Wheeling Dollar Savings & Trust Co. v. Singer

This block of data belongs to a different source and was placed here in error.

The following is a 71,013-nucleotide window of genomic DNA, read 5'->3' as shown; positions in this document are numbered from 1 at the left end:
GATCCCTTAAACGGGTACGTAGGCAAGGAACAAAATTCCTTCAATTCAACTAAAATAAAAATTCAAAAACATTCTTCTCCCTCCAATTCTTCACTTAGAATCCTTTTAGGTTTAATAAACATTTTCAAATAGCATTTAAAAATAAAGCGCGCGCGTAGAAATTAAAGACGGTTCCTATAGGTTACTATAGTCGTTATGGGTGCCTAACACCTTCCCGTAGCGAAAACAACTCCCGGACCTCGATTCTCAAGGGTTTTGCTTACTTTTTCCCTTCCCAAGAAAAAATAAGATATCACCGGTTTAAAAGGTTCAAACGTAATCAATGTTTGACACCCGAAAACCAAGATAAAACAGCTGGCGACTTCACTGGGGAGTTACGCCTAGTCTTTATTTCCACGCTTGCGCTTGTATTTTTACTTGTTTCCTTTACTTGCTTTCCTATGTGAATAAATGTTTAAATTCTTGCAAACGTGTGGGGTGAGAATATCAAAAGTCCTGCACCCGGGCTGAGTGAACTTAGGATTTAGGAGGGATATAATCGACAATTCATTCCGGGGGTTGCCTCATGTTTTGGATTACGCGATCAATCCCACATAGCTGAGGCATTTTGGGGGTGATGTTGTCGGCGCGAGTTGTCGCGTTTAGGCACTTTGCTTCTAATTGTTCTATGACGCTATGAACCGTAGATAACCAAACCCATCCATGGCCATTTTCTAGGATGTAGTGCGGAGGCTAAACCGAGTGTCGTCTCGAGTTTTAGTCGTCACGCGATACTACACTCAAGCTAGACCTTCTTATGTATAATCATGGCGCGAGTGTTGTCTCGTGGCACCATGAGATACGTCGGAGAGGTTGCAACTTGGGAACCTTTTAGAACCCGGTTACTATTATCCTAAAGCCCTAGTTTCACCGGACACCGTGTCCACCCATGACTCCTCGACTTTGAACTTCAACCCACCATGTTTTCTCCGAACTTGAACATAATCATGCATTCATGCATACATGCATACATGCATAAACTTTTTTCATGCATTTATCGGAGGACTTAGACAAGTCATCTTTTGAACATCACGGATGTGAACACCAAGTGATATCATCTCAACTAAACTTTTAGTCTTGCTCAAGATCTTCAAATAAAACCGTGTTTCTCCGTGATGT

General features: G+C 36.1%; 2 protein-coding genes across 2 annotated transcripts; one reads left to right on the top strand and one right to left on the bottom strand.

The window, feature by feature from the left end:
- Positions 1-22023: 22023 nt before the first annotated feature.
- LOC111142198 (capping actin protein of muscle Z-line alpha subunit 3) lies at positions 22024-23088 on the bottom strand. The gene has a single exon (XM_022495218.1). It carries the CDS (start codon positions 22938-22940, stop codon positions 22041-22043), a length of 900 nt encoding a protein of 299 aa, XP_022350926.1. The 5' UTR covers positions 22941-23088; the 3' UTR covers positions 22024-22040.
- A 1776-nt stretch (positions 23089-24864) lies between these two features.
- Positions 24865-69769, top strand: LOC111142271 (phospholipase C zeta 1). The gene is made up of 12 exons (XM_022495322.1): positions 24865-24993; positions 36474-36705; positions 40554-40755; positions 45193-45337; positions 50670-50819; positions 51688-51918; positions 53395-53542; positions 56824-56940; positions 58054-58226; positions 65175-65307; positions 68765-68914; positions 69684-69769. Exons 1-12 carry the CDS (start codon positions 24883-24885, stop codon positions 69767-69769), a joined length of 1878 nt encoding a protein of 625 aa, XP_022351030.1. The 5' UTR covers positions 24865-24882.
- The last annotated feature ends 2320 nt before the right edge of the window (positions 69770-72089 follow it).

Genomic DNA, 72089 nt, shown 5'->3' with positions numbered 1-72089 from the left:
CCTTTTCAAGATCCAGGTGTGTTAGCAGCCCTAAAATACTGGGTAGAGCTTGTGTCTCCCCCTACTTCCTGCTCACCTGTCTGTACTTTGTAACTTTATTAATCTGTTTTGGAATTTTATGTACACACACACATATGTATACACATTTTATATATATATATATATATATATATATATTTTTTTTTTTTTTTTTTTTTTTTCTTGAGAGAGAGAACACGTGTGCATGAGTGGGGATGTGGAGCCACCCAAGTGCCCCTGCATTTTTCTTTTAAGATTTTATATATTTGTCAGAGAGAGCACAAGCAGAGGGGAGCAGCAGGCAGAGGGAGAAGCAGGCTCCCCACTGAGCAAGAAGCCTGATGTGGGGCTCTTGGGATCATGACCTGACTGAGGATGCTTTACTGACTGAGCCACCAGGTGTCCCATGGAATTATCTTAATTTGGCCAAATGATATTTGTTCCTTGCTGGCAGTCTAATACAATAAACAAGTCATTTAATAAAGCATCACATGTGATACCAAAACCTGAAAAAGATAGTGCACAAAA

In Wheeling Dollar Savings & Trust Co. v. Singer, 162 W.Va. 502, 250 S.E.2d 369 (1978), the Court found a person could prove they had been "equitably adopted" by a decedent by showing that, from an age of tender years, they had stood in a position exactly equivalent to that of a formally adopted or natural child. If the person showed they had been equitably adopted by the decedent, then the person could inherit just as could a formally adopted or natural child. This rule was crafted in recognition of the fact that many "informal" parent-child relationships arise in our society, relationships that are never given a statutory or legal imprimatur: While formal adoption is the only safe route, in many instances a child will be raised by persons not his parents from an age of tender years, treated as a natural child, and represented to others as a natural or adopted child. In many instances, the child will believe himself to be the natural or formally "adopted" child of the "adoptive" parents only to be treated as an outcast upon their death. We cannot ascertain any reasonable distinction between a child treated in all regards as an adopted child but who has been led to rely to his detriment upon the existence of formal legal paperwork imagined but never accomplished, and a formally adopted child. Our family centered society presumes that bonds of love and loyalty will prevail in the distribution of family wealth along family lines, and only by affirmative action, i.e., writing a will, may this presumption be overcome. An equitably adopted child in practical terms is as much a family member as a formally adopted child and should not be the subject of discrimination. He will be as loyal to his adoptive parents, take as faithful care of them in their old age, and provide them with as much financial and emotional support in their vicissitudes, as any natural or formally adopted child. (162 W.Va. at 508, 250 S.E.2d at 373.)